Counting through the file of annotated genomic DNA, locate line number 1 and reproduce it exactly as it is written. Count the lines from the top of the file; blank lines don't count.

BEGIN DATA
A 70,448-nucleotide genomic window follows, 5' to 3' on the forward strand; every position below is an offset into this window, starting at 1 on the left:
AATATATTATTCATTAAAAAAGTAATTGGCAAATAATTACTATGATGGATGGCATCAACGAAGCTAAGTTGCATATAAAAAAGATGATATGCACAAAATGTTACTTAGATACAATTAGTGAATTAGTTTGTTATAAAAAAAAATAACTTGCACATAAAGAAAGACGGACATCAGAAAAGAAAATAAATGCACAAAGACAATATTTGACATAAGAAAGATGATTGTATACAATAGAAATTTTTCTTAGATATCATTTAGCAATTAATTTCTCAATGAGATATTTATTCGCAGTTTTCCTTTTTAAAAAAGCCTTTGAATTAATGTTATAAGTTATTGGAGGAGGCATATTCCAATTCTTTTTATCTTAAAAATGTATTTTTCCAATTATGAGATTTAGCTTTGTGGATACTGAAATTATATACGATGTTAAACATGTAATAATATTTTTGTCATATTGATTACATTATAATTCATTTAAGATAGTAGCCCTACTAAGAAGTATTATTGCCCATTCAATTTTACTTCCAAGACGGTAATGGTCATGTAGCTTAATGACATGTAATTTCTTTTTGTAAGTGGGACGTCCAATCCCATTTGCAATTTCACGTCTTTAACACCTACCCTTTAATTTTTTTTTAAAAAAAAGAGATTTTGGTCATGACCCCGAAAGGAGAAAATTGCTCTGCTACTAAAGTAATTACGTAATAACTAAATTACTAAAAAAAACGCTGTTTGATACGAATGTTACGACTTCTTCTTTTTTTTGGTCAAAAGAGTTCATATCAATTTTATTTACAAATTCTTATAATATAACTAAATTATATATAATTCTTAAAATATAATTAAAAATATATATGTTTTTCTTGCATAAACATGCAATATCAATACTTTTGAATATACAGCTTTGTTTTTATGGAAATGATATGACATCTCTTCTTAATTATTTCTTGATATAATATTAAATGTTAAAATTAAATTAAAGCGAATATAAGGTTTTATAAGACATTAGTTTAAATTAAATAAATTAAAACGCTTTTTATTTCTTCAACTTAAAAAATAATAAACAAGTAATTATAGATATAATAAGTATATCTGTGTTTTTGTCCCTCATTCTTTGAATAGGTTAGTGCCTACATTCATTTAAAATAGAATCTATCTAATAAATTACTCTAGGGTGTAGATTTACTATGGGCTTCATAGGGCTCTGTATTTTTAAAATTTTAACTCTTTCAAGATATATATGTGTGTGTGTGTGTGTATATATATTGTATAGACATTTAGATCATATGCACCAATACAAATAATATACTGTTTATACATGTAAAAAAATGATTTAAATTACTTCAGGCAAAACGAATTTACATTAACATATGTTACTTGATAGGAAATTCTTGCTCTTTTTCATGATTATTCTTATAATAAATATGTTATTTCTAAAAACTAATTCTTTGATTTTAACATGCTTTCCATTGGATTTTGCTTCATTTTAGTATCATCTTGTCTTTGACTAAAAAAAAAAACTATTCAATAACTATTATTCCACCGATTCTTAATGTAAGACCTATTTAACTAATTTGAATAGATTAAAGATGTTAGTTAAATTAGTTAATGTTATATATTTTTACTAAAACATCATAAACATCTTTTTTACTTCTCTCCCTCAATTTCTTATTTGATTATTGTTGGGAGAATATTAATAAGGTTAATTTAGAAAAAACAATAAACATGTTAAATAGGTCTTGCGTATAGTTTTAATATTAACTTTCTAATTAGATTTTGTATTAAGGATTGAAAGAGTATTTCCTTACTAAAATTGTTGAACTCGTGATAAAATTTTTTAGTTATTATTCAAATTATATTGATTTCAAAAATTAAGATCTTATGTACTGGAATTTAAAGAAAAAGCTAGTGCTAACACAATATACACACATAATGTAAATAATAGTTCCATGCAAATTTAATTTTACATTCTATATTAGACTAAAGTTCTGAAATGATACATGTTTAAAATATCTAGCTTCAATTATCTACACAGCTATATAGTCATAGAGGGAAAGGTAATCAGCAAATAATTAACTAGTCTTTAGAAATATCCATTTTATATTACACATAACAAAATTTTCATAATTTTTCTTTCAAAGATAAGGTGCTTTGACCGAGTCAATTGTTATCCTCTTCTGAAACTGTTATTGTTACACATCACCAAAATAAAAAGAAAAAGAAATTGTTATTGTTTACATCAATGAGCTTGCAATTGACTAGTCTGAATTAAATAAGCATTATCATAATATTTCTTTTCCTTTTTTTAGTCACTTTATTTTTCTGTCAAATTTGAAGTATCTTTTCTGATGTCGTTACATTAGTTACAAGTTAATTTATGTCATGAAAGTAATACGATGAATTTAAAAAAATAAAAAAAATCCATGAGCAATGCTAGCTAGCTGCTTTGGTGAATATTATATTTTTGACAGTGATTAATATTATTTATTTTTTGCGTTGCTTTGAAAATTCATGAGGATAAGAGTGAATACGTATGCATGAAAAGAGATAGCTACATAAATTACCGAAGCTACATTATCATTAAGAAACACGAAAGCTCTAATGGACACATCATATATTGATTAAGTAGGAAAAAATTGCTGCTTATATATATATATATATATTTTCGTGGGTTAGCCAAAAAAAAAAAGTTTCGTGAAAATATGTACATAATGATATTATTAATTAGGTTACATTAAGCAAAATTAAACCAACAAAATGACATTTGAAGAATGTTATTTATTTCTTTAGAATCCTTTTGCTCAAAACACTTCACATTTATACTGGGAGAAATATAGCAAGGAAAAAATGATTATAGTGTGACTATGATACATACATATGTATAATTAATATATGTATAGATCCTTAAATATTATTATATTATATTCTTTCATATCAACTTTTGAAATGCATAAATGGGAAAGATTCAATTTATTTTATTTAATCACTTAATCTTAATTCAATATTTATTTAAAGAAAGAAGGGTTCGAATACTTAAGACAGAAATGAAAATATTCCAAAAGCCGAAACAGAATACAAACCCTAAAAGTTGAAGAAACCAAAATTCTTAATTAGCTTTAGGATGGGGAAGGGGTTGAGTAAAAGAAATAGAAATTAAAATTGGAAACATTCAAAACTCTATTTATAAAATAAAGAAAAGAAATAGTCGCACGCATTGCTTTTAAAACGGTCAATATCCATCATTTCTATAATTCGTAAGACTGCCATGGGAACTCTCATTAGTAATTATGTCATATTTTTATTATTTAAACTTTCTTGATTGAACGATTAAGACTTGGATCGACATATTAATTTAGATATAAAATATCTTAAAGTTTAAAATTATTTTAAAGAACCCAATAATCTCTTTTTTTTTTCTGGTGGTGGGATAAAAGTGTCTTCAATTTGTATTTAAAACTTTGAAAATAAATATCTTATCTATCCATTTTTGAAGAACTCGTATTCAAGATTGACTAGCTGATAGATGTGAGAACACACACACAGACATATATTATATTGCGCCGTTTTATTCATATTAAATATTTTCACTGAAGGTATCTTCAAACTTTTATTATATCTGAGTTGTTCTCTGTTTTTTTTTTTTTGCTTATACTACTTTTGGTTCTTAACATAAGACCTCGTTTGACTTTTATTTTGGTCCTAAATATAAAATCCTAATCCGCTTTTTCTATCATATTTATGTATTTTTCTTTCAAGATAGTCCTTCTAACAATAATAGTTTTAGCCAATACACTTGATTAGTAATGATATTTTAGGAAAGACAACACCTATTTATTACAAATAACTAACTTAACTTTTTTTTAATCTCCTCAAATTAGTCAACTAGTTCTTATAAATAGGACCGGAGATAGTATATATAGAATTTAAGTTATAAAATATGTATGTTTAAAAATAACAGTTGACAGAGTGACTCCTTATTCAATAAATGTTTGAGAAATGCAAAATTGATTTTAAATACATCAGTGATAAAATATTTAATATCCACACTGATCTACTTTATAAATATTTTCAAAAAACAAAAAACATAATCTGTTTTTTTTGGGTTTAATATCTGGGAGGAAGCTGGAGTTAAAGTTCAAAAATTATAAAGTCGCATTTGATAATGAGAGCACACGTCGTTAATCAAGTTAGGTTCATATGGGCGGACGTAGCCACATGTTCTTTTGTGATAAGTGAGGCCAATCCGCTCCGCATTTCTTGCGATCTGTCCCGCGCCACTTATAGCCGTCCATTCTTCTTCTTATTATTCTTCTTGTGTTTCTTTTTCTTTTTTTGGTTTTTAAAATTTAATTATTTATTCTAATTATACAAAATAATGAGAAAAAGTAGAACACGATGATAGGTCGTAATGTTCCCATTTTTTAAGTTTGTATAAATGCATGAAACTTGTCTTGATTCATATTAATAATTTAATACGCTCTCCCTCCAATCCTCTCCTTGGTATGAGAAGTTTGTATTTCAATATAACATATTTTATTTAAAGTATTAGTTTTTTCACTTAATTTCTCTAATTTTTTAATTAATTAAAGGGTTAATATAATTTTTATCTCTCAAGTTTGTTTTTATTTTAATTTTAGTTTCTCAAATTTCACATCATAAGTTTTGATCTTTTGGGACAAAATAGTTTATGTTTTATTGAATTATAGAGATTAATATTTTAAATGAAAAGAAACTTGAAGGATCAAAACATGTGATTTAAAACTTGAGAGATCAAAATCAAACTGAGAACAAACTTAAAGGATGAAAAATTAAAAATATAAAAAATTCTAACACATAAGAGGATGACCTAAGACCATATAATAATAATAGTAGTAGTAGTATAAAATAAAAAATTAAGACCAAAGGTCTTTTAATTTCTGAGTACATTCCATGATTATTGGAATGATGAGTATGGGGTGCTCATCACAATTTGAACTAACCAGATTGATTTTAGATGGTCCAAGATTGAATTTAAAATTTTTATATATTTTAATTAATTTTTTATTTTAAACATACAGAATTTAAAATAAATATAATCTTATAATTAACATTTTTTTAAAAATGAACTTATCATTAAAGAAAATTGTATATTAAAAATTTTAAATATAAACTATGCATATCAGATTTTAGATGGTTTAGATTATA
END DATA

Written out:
A 70,448-nucleotide genomic window follows, 5' to 3' on the forward strand; every position below is an offset into this window, starting at 1 on the left: